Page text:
Doug Leier, North Dakota Outdoors
West Fargo - One of the more common questions asked of any Game and Fish employee, whether it’s over the phone, through friends, via email, or at the grocery store, is: “How do you get a job as a game warden.” I get variations of this comment frequently when the topic of my occupation comes up in conversations with hunters and anglers. While I’m no longer a game warden, that’s how I started my career with the North Dakota Game and Fish Department, and I had those same thoughts, too. “That’s gotta be a neat job.” And it is. I still think the same now as I did years ago.
West Fargo The 2015 North Dakota legislative session recently wrapped up.
West Fargo - One of my first work details after I became a game warden in 1996 was as part of a detail during the paddlefish snagging season.
West Fargo - My first open-water cast of the 2015 fishing season came before spring turkey season, and even before Easter. While the first fish of the year didn’t happen on the same trip, it was reason to smile. Just getting outdoors in early April without mud boots or a winter jacket was enough to call it a successful outing. While heading into the last half of April, we all realize that the topsoil and even our fishing waters could use a little spring precipitation.
West Fargo - One of the primary benchmarks that North Dakota Game and Fish Department biologists use to assess deer populations and hunter satisfaction is the success rate by gun hunters. Over time, a success rate of around 70 percent means hunters are generally satisfied with deer numbers and hunting opportunities. Last year, the Game and Fish Department made available 48,000 deer gun licenses, and all licenses were issued. About 43,500 of those who were issued deer gun licenses actually hunted, taking approximately 26,300 deer, for a success rate of about 60 percent.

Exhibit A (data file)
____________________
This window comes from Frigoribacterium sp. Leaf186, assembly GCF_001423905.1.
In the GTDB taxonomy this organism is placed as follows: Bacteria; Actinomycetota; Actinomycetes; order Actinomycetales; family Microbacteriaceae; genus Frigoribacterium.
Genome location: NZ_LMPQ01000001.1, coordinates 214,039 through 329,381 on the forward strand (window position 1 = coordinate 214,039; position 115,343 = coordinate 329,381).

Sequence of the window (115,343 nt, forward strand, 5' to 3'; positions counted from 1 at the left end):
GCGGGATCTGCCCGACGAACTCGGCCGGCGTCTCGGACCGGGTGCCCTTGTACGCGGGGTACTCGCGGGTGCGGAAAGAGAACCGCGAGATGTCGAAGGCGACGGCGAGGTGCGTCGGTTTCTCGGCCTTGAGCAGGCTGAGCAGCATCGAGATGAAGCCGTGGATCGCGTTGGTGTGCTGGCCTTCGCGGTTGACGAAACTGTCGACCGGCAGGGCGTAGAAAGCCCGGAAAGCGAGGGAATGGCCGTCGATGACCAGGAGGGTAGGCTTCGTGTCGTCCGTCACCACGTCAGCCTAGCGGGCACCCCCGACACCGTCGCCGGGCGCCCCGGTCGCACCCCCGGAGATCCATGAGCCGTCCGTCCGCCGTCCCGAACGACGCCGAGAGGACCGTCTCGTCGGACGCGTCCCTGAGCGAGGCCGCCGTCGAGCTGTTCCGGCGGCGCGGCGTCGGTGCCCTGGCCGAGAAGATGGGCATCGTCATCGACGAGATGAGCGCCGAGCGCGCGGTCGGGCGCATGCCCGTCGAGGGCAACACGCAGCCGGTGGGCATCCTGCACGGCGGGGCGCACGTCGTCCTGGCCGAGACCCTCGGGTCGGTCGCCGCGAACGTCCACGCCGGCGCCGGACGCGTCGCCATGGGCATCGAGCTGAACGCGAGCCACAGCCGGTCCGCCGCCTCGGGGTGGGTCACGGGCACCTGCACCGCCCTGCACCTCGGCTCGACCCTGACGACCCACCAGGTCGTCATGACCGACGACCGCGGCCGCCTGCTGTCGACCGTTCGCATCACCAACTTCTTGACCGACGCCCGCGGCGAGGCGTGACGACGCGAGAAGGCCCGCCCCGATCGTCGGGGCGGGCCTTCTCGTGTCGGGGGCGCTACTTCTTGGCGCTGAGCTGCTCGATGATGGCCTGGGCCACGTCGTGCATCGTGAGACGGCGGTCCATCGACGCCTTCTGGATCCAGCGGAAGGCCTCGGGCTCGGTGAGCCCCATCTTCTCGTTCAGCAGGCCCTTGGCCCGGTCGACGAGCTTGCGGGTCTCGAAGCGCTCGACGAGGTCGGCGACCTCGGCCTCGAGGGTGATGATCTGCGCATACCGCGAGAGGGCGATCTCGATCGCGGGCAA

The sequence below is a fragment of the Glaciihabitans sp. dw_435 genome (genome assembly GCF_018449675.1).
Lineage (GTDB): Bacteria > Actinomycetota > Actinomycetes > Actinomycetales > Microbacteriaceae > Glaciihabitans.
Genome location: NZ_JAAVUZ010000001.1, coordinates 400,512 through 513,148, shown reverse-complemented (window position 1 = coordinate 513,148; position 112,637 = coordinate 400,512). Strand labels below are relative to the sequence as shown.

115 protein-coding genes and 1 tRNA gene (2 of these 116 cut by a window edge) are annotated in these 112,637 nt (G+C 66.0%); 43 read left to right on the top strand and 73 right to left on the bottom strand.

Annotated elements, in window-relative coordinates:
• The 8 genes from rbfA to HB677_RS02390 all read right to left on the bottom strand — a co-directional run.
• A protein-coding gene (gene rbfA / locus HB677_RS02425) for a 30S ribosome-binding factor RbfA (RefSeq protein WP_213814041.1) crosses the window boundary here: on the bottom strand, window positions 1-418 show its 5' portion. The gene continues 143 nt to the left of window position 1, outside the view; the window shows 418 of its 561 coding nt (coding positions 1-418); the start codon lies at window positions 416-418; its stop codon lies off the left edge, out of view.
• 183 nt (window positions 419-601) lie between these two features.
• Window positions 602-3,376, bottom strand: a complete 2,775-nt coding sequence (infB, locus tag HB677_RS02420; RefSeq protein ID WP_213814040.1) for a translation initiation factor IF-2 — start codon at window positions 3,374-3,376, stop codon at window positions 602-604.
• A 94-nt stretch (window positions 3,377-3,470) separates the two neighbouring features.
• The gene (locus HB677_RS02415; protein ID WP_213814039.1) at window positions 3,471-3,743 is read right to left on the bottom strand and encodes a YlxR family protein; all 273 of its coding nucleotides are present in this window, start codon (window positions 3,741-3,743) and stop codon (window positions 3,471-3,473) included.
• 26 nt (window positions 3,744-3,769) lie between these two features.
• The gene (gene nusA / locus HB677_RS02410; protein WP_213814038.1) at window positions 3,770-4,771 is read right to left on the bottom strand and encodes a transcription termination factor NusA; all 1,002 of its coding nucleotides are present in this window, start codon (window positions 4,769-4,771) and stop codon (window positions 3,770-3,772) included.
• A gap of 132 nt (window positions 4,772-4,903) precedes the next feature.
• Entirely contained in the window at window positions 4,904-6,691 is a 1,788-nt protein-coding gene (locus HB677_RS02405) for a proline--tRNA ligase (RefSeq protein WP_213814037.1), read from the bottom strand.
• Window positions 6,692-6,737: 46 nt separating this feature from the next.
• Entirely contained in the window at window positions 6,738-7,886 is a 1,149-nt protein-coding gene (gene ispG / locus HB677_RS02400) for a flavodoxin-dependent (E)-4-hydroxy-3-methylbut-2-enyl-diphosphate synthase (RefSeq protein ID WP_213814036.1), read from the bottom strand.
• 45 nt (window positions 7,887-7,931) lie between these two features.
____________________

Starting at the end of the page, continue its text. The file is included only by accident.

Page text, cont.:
West Fargo - My interest in fishing and hunting began long before specific opportunities designed to encourage young hunters and anglers existed.
West Fargo - Signs of spring honestly began weeks ago. For me, the first bald eagle pairs setting up their nests in February is proof that winter is losing its grip, and this year the turn of March brought unseasonably mild and record-breaking temperatures. The annual college basketball championship game and the first pitch of the Major League baseball season are close at hand.
West Fargo - Most of my life, I have been curious and inquisitive about how different factors influence what we do, where we go and how we spend our time and money outdoors. So I will be very interested in the results of an ice fishing survey the North Dakota Game and Fish Department is conducting this winter. While Game and Fish has completed a number of winter fishing creel surveys in the past, this one is a bit different in that it is not lake-specific, and it is looking at not only what anglers are catching and how long they are fishing, but also where they are coming from. As gas
West Fargo - Even with my North Dakota outdoors lineage, I am guilty of sometimes losing sight on how fortunate we are to enjoy such a variety of opportunities.
West Fargo - Every so often I catch myself with a few pieces of news and notes that might not generate a full column, but are worthy of passing along as reminders. For starters, with the 2015 North Dakota legislative session underway, tracking outdoors-related bills is easily accomplished from the State Game and Fish Department website at gf.nd.gov. A brief description of each bill is included on the legislation page, along with the bill sponsor, hearing schedule, and results of any votes that have occurred.